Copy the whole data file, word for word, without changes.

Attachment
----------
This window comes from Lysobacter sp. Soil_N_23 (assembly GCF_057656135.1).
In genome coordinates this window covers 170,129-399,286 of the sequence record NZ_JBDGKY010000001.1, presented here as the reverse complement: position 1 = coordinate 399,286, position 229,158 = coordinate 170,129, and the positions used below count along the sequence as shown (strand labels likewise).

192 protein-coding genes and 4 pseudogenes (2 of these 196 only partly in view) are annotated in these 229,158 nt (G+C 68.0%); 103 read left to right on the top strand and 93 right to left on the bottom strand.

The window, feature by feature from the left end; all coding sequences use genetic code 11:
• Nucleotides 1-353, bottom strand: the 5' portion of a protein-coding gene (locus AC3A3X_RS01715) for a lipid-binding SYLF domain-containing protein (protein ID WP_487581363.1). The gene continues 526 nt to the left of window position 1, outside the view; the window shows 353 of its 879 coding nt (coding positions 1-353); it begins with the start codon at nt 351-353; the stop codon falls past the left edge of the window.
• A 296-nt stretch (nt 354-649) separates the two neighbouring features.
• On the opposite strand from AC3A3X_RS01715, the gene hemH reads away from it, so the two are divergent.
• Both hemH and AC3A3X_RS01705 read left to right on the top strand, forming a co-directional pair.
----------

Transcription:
This window comes from Lysobacter sp. Soil_N_23 (assembly GCF_057656135.1).
In genome coordinates this window covers 170,129-399,286 of the sequence record NZ_JBDGKY010000001.1, presented here as the reverse complement: position 1 = coordinate 399,286, position 229,158 = coordinate 170,129, and the positions used below count along the sequence as shown (strand labels likewise).

192 protein-coding genes and 4 pseudogenes (2 of these 196 only partly in view) are annotated in these 229,158 nt (G+C 68.0%); 103 read left to right on the top strand and 93 right to left on the bottom strand.

The window, feature by feature from the left end; all coding sequences use genetic code 11:
• Nucleotides 1-353, bottom strand: the 5' portion of a protein-coding gene (locus AC3A3X_RS01715) for a lipid-binding SYLF domain-containing protein (protein ID WP_487581363.1). The gene continues 526 nt to the left of window position 1, outside the view; the window shows 353 of its 879 coding nt (coding positions 1-353); it begins with the start codon at nt 351-353; the stop codon falls past the left edge of the window.
• A 296-nt stretch (nt 354-649) separates the two neighbouring features.
• On the opposite strand from AC3A3X_RS01715, the gene hemH reads away from it, so the two are divergent.
• Both hemH and AC3A3X_RS01705 read left to right on the top strand, forming a co-directional pair.